Family & Medical Leave Act (FMLA)
The Employee’s Guide to The Family and Medical Leave Act (from the U.S. Department of Labor)
Employees eligible under the Family and Medical Leave Act of 1993 (FMLA) are provided 12 weeks of unpaid, job-protected leave during a single 12 month period.
In order to be eligible for FMLA, an employee needs to work for 12 months and must have worked a minimum of 1040 hours during that time. Additionally, the absence must fall under under one of the following qualifying reasons:
- Birth and care for a newborn;
- Care for an adopted or foster child;
- Care for a child, spouse, or parent with a serious health condition;
- A personal serious health condition that prevents the employee from performing one or more of the essential functions of the position;
- Any qualifying exigency arising out of the fact that the spouse, son, daughter or parent is a military member on covered active duty (or has been notified of an impending call or order to active duty) in support of a contingency operation; or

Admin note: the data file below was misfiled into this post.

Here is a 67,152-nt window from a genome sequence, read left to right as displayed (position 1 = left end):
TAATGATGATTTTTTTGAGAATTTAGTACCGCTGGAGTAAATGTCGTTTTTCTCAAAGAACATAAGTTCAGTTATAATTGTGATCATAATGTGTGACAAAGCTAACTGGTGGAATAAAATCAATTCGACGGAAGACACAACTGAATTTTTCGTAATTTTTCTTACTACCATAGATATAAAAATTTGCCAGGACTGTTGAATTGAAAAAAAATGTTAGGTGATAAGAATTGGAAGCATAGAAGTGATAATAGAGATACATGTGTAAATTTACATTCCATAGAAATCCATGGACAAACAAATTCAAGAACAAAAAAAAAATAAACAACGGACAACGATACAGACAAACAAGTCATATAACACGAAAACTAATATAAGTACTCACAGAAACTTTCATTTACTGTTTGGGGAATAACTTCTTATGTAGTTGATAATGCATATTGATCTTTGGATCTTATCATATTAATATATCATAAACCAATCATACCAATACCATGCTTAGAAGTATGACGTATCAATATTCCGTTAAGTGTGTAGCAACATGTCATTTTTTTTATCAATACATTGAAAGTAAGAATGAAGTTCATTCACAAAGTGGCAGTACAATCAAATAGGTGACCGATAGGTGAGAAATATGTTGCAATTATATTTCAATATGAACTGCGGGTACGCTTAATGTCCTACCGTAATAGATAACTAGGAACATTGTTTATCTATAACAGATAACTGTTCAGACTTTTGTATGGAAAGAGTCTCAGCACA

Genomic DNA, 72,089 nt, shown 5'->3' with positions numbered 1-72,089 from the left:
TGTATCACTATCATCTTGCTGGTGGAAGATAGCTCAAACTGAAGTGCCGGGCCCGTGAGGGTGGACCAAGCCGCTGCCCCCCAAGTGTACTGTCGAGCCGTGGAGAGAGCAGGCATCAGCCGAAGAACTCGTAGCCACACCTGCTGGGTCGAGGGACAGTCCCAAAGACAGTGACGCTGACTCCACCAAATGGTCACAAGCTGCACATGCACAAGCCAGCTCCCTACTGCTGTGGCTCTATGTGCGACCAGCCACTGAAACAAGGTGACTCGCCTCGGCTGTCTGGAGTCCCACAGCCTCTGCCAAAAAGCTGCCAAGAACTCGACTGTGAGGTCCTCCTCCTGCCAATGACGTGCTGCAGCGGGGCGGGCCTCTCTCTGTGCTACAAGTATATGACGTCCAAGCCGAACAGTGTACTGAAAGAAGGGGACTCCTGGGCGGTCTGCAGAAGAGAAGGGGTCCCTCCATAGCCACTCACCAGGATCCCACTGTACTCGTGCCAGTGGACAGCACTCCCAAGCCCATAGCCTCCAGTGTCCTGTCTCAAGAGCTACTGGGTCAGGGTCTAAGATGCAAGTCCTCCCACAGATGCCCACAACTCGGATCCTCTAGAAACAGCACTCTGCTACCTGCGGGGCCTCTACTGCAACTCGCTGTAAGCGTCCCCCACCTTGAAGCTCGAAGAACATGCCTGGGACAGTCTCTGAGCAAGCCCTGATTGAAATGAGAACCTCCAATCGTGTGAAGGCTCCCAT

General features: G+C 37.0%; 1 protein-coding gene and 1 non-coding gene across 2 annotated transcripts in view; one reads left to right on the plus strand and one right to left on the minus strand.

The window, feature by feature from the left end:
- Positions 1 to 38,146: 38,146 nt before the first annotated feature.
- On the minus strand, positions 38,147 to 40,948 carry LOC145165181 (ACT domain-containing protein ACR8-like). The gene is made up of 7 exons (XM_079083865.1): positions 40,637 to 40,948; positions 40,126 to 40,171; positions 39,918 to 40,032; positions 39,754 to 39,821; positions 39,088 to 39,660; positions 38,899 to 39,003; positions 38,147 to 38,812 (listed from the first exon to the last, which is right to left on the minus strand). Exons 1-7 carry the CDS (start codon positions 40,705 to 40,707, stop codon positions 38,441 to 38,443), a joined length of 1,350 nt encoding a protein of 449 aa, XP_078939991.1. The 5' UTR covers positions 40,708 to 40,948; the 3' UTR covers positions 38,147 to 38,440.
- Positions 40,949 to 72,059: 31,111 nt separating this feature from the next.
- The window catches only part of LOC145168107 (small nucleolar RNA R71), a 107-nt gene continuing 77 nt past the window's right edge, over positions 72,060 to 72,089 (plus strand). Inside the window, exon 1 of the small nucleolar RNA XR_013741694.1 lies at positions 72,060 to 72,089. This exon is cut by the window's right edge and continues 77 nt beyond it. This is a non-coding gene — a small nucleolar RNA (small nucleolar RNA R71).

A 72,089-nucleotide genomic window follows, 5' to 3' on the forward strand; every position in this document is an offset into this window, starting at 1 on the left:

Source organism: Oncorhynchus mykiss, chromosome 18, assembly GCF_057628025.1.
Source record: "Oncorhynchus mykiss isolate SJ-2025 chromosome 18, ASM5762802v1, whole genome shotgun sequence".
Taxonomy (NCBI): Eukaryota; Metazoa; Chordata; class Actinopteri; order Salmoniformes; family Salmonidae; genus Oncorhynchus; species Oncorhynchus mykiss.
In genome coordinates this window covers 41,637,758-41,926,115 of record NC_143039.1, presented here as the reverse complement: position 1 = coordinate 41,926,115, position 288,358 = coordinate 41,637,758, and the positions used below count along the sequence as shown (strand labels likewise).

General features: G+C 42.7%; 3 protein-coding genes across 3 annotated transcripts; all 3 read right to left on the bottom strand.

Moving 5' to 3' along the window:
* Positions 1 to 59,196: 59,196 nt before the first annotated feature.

- An eligible employee who is the spouse, son, daughter, parent or next of kin of a covered service member who has a serious injury or illness incurred in the line of duty on active duty for which he or she is undergoing medical treatment, recuperation or therapy, or otherwise in outpatient status, or on the temporary disability retired list. Under this qualifying reason, the eligible employee is entitled to 26 workweeks of leave during a 12 month period to care for the covered service member.
Employees may exhaust sick and vacation leave in order to remain on pay status during approved FMLA. Leave runs concurrent with FMLA for a total of 12 weeks. Employees using FMLA to care for a newborn are only able to use sick leave during the period of incapicatation as certified by the physician.
If you believe you are eligible for FMLA, contact our department. The initial steps will be to fill out the FMLA Request Form and have your physician fill out a certification form:
- Certification for Employee’s Serious Health Condition
- Certification for Family Member’s Serious Health Condition
- Certification of Qualifying Exigency for Military Family Leave
- Certification of Serious Injury or Illness of Covered Servicemember for Military Family
- Certification for Serious Injury or Illness of a Veteran for Military Caregiver Leave
Please refer to Section 5.9.9 of the handbook for detailed information about our FMLA policy.
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